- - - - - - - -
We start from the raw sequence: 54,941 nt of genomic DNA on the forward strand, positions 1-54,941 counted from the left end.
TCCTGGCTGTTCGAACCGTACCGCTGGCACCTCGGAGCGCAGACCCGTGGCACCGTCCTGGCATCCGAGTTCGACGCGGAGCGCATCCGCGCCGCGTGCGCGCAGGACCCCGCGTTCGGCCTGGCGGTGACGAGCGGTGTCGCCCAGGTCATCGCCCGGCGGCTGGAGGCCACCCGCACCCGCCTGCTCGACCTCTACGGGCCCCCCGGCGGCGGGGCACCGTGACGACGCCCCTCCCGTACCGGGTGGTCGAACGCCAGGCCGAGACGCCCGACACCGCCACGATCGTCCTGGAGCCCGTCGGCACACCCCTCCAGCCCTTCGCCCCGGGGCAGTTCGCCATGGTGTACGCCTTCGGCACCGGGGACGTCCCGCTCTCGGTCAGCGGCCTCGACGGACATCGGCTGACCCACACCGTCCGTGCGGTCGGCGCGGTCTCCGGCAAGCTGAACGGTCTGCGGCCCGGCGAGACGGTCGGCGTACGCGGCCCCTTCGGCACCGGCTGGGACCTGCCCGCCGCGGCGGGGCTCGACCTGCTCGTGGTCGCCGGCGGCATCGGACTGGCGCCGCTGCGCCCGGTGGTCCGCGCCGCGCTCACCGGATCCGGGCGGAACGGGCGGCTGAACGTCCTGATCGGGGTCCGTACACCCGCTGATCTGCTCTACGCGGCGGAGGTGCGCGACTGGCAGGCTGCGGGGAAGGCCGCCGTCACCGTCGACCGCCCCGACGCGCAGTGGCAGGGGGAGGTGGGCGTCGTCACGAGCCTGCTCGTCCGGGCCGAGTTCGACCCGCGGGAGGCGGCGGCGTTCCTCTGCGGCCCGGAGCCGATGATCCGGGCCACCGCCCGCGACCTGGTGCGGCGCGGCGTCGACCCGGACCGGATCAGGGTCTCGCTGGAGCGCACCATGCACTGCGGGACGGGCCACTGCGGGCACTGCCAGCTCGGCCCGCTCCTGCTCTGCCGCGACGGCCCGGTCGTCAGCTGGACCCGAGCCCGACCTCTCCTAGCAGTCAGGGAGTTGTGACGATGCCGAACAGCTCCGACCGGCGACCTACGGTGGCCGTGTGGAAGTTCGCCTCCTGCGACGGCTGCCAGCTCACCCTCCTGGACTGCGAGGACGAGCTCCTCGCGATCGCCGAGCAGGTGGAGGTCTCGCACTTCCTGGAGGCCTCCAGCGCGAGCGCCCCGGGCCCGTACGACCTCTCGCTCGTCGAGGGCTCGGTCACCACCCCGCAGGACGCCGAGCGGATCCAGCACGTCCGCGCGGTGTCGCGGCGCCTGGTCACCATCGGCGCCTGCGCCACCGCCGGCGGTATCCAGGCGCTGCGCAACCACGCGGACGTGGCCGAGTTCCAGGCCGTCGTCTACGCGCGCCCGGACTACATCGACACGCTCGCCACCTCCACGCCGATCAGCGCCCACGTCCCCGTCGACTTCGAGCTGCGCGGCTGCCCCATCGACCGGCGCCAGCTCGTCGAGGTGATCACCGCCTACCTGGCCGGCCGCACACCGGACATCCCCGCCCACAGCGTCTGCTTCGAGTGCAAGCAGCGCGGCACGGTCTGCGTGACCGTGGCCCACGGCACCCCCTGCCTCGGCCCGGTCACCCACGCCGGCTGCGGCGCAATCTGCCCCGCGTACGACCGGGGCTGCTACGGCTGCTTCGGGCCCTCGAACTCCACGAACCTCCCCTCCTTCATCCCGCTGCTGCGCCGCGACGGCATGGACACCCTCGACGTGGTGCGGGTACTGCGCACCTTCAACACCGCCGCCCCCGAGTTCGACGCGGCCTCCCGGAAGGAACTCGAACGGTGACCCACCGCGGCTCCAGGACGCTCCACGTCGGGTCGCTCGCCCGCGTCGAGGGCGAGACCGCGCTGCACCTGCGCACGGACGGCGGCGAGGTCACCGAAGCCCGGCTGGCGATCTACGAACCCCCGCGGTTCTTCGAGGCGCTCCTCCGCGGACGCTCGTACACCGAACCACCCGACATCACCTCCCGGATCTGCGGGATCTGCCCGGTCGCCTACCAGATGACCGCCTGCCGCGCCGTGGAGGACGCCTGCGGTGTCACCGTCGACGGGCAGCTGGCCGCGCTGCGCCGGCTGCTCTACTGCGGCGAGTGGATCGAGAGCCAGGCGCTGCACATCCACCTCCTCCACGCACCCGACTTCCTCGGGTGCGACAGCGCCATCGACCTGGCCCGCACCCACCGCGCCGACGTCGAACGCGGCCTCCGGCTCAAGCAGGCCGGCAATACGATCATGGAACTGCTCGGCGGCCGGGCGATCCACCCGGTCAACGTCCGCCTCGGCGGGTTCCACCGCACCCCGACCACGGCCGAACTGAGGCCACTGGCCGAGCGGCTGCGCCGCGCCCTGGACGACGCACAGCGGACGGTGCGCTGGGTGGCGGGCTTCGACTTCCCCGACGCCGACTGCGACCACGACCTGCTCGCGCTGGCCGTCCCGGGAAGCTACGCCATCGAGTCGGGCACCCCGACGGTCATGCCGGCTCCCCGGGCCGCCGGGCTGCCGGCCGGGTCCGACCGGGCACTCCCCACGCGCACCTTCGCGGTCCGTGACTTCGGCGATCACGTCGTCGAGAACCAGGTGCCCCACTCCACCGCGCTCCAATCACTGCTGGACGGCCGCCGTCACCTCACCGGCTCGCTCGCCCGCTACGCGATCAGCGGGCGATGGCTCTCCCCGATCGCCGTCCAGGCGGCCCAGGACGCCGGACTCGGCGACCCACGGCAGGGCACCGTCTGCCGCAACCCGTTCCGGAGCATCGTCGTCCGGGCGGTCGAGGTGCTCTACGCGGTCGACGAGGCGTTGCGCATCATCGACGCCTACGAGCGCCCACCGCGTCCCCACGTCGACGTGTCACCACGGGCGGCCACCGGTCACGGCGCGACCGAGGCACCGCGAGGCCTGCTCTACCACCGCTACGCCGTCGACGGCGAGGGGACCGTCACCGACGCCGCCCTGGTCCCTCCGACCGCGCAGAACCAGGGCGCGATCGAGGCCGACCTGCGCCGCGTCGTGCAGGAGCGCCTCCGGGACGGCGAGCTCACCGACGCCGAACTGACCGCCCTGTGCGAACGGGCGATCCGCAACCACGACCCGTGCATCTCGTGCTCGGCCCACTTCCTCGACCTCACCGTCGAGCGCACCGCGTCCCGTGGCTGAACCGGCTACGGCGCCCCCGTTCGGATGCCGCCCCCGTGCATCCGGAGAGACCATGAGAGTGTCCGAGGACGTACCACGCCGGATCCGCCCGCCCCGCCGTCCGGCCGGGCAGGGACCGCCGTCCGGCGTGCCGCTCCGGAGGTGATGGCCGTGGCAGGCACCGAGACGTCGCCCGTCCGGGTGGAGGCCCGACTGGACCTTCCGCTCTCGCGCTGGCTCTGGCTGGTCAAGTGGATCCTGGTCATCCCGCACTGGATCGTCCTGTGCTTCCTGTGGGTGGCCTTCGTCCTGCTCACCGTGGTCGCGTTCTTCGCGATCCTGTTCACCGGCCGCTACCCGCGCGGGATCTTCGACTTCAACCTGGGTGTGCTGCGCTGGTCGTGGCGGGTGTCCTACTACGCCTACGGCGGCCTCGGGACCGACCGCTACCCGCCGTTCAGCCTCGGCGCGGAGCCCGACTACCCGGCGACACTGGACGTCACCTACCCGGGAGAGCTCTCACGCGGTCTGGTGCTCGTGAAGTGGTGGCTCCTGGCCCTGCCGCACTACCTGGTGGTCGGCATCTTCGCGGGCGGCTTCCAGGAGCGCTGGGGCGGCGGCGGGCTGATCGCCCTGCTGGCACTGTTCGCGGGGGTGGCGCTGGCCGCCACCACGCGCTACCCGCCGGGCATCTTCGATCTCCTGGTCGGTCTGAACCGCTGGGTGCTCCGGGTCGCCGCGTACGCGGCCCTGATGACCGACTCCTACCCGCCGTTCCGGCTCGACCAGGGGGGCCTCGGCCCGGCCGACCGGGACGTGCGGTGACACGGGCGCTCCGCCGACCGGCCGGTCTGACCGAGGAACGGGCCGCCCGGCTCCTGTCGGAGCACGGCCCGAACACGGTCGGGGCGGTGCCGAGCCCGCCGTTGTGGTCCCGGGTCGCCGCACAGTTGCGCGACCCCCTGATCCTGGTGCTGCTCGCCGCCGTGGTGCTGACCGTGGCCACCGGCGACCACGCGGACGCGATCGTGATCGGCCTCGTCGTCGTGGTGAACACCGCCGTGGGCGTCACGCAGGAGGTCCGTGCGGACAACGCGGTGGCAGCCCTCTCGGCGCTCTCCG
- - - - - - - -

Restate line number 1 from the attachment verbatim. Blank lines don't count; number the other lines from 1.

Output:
We start from the raw sequence: 54,941 nt of genomic DNA on the forward strand, positions 1-54,941 counted from the left end.